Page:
Traveling in China: Our Panda Data Enters the Panda Research Data Base

IMG_0426 IMG_0343 IMG_0339Our Final day.

At the end of the day, our guides take us to a special area within the Preserve. There are trees, creating an arbor. In one area there are small yellow markers in the ground. These are the markers from all of our volunteers, Justin, our Earthwatch guide, explains. Each one is planted by a new bamboo stalk. Then each of our teams received a yellow banner and a pen to write our message on it. Fran and I wrote XX. Then we found a good soft place where we could place in the ground with our tiny new bamboo stalk.

IMG_0443 - Copy IMG_0444 - Copy IMG_0442

After dinner we meet with the professor. He shows us some of the Excel graphs that he has made from our data. What we see, he explains, is the major behavior of each of our adult pandas in contrast to the others that other teams observed. Based on their analysis of this data, they will make changes in order to improve breeding. "This is how," he tells us," finally in 2005 we were able to begin to get babies."

He goes on to explain that the Center will use the data to compare with behaviors in the wild. "We need to know what behaviors will ensure that the pandas have a [good] chance to survive, he comments. Some of what they have already found includes the following:
. In captivity panda behavior is affected by tourists and the keeper.
. In captivity pandas don't spend as much time eating bamboo as they do in the wild.
. In captivity they do more pacing.

Filed under: China, Pandas, Travel

Tags: Panda data, Panda research

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    Carolyn Boiarsky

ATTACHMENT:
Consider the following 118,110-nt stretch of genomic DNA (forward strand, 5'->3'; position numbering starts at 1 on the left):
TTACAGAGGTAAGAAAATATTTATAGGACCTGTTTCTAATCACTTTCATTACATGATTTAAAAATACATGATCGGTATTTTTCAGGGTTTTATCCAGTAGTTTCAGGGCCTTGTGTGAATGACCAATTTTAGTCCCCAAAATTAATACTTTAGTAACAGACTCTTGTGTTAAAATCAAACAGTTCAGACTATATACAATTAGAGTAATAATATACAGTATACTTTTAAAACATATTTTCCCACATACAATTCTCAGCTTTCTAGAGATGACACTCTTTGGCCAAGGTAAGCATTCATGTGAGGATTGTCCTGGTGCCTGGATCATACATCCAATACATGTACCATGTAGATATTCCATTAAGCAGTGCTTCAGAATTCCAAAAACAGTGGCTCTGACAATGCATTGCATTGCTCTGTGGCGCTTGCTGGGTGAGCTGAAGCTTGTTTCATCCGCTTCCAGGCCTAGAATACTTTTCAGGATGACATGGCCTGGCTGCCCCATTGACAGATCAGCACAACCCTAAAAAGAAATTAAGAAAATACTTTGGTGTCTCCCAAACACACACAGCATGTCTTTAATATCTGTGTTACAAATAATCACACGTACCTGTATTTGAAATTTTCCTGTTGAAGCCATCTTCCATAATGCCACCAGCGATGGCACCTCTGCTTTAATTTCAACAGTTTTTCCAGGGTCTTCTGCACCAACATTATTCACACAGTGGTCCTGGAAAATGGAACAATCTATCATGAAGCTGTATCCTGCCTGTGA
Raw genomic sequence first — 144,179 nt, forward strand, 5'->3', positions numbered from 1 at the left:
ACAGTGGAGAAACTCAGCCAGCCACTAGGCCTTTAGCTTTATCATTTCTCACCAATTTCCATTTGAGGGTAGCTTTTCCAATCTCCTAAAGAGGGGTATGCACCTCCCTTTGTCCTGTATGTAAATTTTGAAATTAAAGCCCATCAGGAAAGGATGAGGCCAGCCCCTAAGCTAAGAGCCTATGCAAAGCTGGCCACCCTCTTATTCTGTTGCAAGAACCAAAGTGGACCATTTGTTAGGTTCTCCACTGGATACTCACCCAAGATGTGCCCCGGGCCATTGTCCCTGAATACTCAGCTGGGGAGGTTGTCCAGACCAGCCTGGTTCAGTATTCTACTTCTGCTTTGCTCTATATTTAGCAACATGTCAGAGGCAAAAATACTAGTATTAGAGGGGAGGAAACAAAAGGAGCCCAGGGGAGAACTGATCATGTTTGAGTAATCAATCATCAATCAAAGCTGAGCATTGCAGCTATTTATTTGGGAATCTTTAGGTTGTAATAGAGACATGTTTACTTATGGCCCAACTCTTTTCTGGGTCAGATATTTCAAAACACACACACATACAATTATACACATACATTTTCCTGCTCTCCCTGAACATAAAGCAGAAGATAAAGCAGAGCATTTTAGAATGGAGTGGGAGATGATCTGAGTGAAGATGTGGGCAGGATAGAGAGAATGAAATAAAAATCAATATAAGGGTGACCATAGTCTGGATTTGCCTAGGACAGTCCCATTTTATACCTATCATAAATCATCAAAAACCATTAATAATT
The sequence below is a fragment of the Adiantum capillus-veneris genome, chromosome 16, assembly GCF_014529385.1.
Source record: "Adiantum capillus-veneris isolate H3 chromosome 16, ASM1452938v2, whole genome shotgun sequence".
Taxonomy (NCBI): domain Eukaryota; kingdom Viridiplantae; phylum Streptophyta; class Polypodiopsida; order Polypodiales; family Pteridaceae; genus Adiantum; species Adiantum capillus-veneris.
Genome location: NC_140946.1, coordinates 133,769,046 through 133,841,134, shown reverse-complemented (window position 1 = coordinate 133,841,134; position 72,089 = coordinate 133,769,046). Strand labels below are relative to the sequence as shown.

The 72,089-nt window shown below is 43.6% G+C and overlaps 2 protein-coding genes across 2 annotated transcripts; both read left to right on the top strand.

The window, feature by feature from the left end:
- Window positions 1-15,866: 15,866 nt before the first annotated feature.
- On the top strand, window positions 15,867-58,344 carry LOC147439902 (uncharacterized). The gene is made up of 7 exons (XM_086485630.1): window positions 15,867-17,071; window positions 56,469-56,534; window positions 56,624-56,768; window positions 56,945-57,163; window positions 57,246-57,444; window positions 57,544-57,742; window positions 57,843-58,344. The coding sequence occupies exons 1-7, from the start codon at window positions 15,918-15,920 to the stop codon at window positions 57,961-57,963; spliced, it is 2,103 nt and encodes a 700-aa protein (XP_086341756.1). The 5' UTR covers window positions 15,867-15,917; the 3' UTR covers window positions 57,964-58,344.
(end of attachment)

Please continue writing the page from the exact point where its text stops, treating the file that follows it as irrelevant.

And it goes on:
" I am an American," but not "Chicago born" like Augie March. Only Chicago aged. I'd like to think that if Henry Louis Gates were to investigate my geneology, he would discover in my past three women who traveled around the globe, chronicling their adventures. Sarah Kemble Knight traveled 112 miles by carriage from Boston to New York in 1704, a journey most women did not embark on alone (and men did so only with some trepidation). In fact, women were only just beginning to exercise their independence in the 1920's when Emily Kimbrough took off with her friend, Cornelia Otis Skinner, to explore Europe. But it is Auntie Mame, transforming herself from a New Yorker to the wife of an Austrian Baron and climbing the Matterhorn, whose mantra I have adopted. "LIFE IS A BANQUET...LIVE!" I began travelling in the 1960's when I traveled around western Europe between graduating from the University of Pennsylvania and my first job as a statehouse correspondent for UPI (United Press International) in Charleston, West Virginia, which was about as foreign a place as Europe was to someone who grew up in the environs of Philadelphia. Since then, I've also traveled to Kaunas, Lithuania, to teach at Vytautus Magnus University and to Sheffield, England, to present a paper at an engineering conference. I've been to the Alps and seen Auntie Mame's Matterhorn while climbing, by a series of cable cars rather than by foot, toward the peak of Mont Blanc. For 10 years my husband and I traveled to unique places: a sheep farm during lambing season in England's Lake Country, a hotel on one of the Barromeo Islands in the middle of Lake Maggiore in Northern Italy, and a cottage in Dun Quin on the Dingle Peninsula which the Irish claim is the last parish before Boston. Between excursions, I'm a professor in the Department of English at Purdue University Calumet in Hammond, Indiana,. My husband passed away recently and, Auntie Mame-style, I am in the process of transforming myself. I've joined a tour to Central Asia and traveled to China to work with the pandas. Two years ago, I returned to Europe--Inreland, England, and France--to present a paper at a Conference and then visit friends. It's 2017 now and London once again draws me in. This time I'm fulfilling my dream of taking my grandchildren to Europe. I've rented a flat near Hyde Park and ordered London passes for everyone. A new adventure. Old friends. Another banquet.

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